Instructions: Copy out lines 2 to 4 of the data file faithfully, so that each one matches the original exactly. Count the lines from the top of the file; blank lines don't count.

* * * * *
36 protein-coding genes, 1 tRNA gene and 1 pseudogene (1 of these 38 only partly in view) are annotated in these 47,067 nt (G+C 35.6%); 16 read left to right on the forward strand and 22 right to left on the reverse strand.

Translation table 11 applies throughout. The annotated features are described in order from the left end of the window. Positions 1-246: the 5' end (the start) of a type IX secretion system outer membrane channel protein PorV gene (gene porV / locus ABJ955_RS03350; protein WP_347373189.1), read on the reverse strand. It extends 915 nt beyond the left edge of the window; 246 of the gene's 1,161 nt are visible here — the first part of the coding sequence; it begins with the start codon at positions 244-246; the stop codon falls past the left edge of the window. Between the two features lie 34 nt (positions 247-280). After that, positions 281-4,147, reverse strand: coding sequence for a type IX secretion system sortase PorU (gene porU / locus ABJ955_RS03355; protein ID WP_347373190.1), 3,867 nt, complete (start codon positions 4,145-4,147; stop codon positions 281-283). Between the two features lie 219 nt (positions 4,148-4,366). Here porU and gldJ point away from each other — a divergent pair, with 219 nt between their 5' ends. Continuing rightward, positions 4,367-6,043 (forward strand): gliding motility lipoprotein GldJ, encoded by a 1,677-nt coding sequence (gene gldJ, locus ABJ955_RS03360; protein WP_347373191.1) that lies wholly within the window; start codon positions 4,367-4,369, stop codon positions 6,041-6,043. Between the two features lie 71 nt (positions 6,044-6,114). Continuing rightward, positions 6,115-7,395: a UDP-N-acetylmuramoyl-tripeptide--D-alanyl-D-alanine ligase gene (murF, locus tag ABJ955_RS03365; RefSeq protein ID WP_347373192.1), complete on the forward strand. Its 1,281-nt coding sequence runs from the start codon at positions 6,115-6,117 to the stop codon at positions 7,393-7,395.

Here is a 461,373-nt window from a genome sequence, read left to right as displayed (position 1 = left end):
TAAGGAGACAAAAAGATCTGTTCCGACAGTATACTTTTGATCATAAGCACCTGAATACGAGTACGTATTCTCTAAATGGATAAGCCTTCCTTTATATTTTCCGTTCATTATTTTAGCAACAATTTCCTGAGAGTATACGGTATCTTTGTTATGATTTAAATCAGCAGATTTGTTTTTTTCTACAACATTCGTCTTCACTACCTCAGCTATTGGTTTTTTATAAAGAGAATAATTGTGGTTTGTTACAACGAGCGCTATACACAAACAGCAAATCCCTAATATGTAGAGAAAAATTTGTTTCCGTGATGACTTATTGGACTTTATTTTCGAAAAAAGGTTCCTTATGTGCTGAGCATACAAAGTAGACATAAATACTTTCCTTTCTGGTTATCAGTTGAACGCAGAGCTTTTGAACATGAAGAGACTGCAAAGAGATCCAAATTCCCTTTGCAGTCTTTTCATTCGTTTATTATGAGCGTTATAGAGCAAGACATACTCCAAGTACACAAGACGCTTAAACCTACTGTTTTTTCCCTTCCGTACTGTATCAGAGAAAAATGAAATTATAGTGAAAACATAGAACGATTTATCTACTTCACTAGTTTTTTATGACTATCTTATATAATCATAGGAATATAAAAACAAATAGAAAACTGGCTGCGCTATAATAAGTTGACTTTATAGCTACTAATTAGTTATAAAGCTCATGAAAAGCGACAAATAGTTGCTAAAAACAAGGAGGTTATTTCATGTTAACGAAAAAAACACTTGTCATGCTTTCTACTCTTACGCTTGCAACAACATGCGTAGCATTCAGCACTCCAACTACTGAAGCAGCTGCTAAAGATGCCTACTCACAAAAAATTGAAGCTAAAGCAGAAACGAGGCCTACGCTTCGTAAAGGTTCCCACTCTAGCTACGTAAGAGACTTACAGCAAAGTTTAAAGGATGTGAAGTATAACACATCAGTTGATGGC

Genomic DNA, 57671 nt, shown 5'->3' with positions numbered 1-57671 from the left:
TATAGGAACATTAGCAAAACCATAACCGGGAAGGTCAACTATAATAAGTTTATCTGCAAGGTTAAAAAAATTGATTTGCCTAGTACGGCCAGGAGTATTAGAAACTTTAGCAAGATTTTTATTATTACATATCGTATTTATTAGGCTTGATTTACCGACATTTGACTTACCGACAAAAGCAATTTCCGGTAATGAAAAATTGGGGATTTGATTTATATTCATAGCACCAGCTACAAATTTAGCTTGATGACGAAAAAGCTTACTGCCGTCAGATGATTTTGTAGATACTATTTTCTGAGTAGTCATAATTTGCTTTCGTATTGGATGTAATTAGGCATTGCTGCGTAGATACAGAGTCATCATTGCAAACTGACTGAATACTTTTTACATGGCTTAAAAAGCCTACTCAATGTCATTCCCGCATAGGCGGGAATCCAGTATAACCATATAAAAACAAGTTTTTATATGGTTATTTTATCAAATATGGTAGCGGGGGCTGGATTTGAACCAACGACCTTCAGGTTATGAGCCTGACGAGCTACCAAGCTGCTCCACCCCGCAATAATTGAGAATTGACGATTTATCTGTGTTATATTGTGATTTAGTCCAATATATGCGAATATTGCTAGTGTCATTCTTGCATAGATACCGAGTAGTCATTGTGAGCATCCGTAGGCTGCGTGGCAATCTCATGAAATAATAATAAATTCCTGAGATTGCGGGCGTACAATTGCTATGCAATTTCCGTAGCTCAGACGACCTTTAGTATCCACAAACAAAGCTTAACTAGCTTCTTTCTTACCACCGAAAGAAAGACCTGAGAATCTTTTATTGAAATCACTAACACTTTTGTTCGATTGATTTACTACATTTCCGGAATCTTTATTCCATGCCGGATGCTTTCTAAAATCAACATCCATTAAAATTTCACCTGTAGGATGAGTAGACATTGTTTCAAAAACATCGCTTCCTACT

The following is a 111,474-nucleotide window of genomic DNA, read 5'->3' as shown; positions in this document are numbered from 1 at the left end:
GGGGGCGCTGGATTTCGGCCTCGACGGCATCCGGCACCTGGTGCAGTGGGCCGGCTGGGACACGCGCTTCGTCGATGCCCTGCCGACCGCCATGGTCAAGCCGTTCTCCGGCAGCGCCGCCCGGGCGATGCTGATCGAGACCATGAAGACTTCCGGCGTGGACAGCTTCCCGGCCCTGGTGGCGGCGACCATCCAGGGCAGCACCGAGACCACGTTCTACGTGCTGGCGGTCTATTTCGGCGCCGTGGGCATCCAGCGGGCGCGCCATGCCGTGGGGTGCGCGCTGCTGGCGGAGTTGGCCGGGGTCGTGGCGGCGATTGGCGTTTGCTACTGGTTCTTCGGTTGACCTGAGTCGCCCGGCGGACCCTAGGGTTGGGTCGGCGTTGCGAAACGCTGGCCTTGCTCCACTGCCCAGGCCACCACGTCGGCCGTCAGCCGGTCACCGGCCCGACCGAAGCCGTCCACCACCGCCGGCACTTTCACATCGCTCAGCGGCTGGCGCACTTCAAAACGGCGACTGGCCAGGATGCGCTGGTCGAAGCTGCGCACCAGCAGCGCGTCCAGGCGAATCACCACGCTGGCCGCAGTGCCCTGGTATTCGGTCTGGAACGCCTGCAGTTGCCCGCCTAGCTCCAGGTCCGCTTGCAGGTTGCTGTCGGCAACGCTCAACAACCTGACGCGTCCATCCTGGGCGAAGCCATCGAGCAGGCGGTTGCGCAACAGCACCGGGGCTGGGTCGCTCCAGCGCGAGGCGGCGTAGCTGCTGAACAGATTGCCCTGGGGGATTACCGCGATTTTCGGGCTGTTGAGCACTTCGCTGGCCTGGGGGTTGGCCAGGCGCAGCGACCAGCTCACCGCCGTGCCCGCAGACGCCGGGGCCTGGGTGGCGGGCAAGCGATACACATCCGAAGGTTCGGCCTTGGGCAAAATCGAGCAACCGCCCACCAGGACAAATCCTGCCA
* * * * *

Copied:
Translation table 11 applies throughout. The annotated features are described in order from the left end of the window. Positions 1-246: the 5' end (the start) of a type IX secretion system outer membrane channel protein PorV gene (gene porV / locus ABJ955_RS03350; protein WP_347373189.1), read on the reverse strand. It extends 915 nt beyond the left edge of the window; 246 of the gene's 1,161 nt are visible here — the first part of the coding sequence; it begins with the start codon at positions 244-246; the stop codon falls past the left edge of the window. Between the two features lie 34 nt (positions 247-280). After that, positions 281-4,147, reverse strand: coding sequence for a type IX secretion system sortase PorU (gene porU / locus ABJ955_RS03355; protein ID WP_347373190.1), 3,867 nt, complete (start codon positions 4,145-4,147; stop codon positions 281-283). Between the two features lie 219 nt (positions 4,148-4,366). Here porU and gldJ point away from each other — a divergent pair, with 219 nt between their 5' ends. Continuing rightward, positions 4,367-6,043 (forward strand): gliding motility lipoprotein GldJ, encoded by a 1,677-nt coding sequence (gene gldJ, locus ABJ955_RS03360; protein WP_347373191.1) that lies wholly within the window; start codon positions 4,367-4,369, stop codon positions 6,041-6,043. Between the two features lie 71 nt (positions 6,044-6,114). Continuing rightward, positions 6,115-7,395: a UDP-N-acetylmuramoyl-tripeptide--D-alanyl-D-alanine ligase gene (murF, locus tag ABJ955_RS03365; RefSeq protein ID WP_347373192.1), complete on the forward strand. Its 1,281-nt coding sequence runs from the start codon at positions 6,115-6,117 to the stop codon at positions 7,393-7,395.

Here is a 461,373-nt window from a genome sequence, read left to right as displayed (position 1 = left end):
TAAGGAGACAAAAAGATCTGTTCCGACAGTATACTTTTGATCATAAGCACCTGAATACGAGTACGTATTCTCTAAATGGATAAGCCTTCCTTTATATTTTCCGTTCATTATTTTAGCAACAATTTCCTGAGAGTATACGGTATCTTTGTTATGATTTAAATCAGCAGATTTGTTTTTTTCTACAACATTCGTCTTCACTACCTCAGCTATTGGTTTTTTATAAAGAGAATAATTGTGGTTTGTTACAACGAGCGCTATACACAAACAGCAAATCCCTAATATGTAGAGAAAAATTTGTTTCCGTGATGACTTATTGGACTTTATTTTCGAAAAAAGGTTCCTTATGTGCTGAGCATACAAAGTAGACATAAATACTTTCCTTTCTGGTTATCAGTTGAACGCAGAGCTTTTGAACATGAAGAGACTGCAAAGAGATCCAAATTCCCTTTGCAGTCTTTTCATTCGTTTATTATGAGCGTTATAGAGCAAGACATACTCCAAGTACACAAGACGCTTAAACCTACTGTTTTTTCCCTTCCGTACTGTATCAGAGAAAAATGAAATTATAGTGAAAACATAGAACGATTTATCTACTTCACTAGTTTTTTATGACTATCTTATATAATCATAGGAATATAAAAACAAATAGAAAACTGGCTGCGCTATAATAAGTTGACTTTATAGCTACTAATTAGTTATAAAGCTCATGAAAAGCGACAAATAGTTGCTAAAAACAAGGAGGTTATTTCATGTTAACGAAAAAAACACTTGTCATGCTTTCTACTCTTACGCTTGCAACAACATGCGTAGCATTCAGCACTCCAACTACTGAAGCAGCTGCTAAAGATGCCTACTCACAAAAAATTGAAGCTAAAGCAGAAACGAGGCCTACGCTTCGTAAAGGTTCCCACTCTAGCTACGTAAGAGACTTACAGCAAAGTTTAAAGGATGTGAAGTATAACACATCAGTTGATGGC